Learning to Say “No”: Tips on Being Assertive

Is it okay to say “no” to various requests?  Is it all right to be assertive?

Most of us at some time or other have said “yes” to various requests and then were annoyed at ourselves afterwards.

I said “yes” and then was angry at myself;  My best friend asked me so what could I say?;  I am so busy, but I just couldn’t say “no”; I just didn’t feel right about saying “no”;  Who else would do it if I said “no”; I’ve just got so many things on and yet I said “yes” to this job; I’m such a softie, I always say “yes”.

Why are we afraid to say “No”?

In a nutshell, we are fearful that people won’t like us anymore; they will be displeased with us (and that would be terrible wouldn’t it!).  So we run our lives pleasing others and trying to get others to like us by giving in to their requests.

Most people who are not assertive have low self-esteem and they rely on others’ opinion of them to feel okay about themselves.

Not surprisingly, non-assertive people are typically emotionally dishonest, skirt around the issues, make feeble excuses (“Oh, I think I’m busy that night”) are indirect, are self-denying and inhibited (and unhappy).

Beliefs You Need

In order to be assertive, it is important to accept two basic beliefs about standing up for yourself.  These include:

  • That assertion (rather than manipulation, submission, or hostility) enriches life and ultimately leads to more satisfying personal relationships with people.
  • That everyone is entitled to act assertively and to express honest thoughts, feelings, and beliefs.

Being Assertive

So what happens if you decide to be appropriately assertive?  If you’re feeling stretched, tense and under pressure, how can you respond next time you receive a request to do something?

Note the following pointers:

  • You don’t have to respond with an answer immediately.  Don’t be caught off-guard.  Give yourself time.  Say something like, “It’s nice of you to ask me, but I’d like to think about it for a week.”  In the ensuing week, you can usually sort out your priorities and decide if you really want to be involved.
  • When responding to the request be definite and say something like:  “Thank you for thinking of me, but I don’t wish to be involved at this stage.”  And if the other person persists?  Simply repeat what you’ve already said – don’t be conned into giving endless excuses and reasons and having to justify yourself and ultimately tying yourself up in knots.

There are other times though when being assertive is necessary and you need to stand up for yourself.  For example, what about when someone pushes in front of you in the queue or a workmate uses your desk and leaves it in a mess?  A useful formula or guide for helping you to assertively express difficult negative feelings is to use the following phrases:

When …. (objectively describe the other’s behaviour) ….

the effects are …. (describe how the other’s behaviour concretely affects your life or feelings) ….

I feel …. (describe your feelings) ….

I’d prefer….” (describe what you want instead).

For example, “When you use my desk, you leave it in a mess and it’s difficult for me to get down to work again and I feel annoyed about that, so I’d prefer if you either didn’t use it or cleaned it up once you’d used it”.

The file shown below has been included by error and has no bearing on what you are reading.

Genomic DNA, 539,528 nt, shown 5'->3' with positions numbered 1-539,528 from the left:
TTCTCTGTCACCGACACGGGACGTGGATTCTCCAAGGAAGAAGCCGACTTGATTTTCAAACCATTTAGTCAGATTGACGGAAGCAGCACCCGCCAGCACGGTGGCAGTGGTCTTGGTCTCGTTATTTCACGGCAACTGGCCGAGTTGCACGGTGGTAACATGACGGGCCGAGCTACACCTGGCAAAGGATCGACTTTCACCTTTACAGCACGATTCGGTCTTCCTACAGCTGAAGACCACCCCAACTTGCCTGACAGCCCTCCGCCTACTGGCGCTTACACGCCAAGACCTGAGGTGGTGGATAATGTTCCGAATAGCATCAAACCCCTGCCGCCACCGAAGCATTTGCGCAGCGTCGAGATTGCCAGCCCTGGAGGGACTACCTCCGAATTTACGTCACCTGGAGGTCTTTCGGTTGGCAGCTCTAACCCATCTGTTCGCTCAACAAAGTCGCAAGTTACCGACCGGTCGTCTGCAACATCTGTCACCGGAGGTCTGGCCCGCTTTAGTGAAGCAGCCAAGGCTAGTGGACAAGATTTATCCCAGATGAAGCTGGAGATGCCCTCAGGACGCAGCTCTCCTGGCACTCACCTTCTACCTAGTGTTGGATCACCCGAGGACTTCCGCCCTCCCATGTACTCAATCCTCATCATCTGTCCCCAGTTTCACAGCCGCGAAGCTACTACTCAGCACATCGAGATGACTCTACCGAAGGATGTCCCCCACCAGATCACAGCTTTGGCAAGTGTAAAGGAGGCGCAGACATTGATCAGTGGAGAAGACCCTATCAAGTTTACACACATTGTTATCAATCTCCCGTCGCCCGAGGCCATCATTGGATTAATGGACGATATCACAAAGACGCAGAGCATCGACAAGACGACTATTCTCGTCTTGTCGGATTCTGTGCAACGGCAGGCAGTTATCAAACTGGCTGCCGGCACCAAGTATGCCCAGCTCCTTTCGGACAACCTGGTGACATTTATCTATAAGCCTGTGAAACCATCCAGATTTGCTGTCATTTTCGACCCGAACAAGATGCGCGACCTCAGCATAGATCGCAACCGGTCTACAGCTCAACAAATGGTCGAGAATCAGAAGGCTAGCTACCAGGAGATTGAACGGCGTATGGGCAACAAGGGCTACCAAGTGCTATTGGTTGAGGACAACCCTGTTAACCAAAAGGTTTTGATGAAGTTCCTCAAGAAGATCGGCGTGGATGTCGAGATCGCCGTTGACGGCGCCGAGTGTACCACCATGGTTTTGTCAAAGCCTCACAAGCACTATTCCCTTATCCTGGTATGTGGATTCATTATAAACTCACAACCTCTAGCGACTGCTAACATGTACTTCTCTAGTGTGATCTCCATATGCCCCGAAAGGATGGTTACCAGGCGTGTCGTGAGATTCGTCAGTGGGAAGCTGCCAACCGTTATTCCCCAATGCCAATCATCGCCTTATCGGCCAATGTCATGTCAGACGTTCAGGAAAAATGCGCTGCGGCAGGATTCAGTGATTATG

A Tip for Giving Bad News

Sometimes, particularly at work, it is necessary to give some “bad news” or feedback that you expect may not be received favourably by the other person.  What do you do?  How do you handle it?  Building on the assertion formula above, try this formula:

“I am ________ about discussing this, because ____________” (Describe how you feel about starting the discussion;

“When I (saw or heard)….. (describe what happened)

then I……. (describe what effect it had on you and others)

“What I’d like now is ________________ , but maybe there is something that I haven’t thought of” (describe what you would like now and indicate a willingness to compromise).

For example, you could say something like:

“I am hesitant about discussing this because I don’t want you to take this the wrong way or blow it out of proportion (…or…because I’m not sure that I’ve got all the information …or…because the last time we talked we argued about it etc).

But when I saw you speaking loudly at the meeting and interrupting others, I felt somewhat intimidated and I noticed that the others in the group went quiet too.  So, what I’d like is next time for you to keep calm and talk in more moderate tones and allow others to have their say, but maybe there is something that I’ve overlooked here.  What do you think?”

Feeling Free

If you can risk being assertive, you will be your own best friend — you will learn to really like yourself and you won’t feel resentful towards others or want to hide every time a friend, work colleague or family member makes a request of you.

You will also feel free to accept invitations to be involved in those areas where you really wish to help and consider that you have something to offer.

Personal Notes:

What steps am I going to take to be more assertive, to say what I think and feel, without being too meek and mild, and without being aggressive?

What courage will I need to step up for this?

Where am I going to start?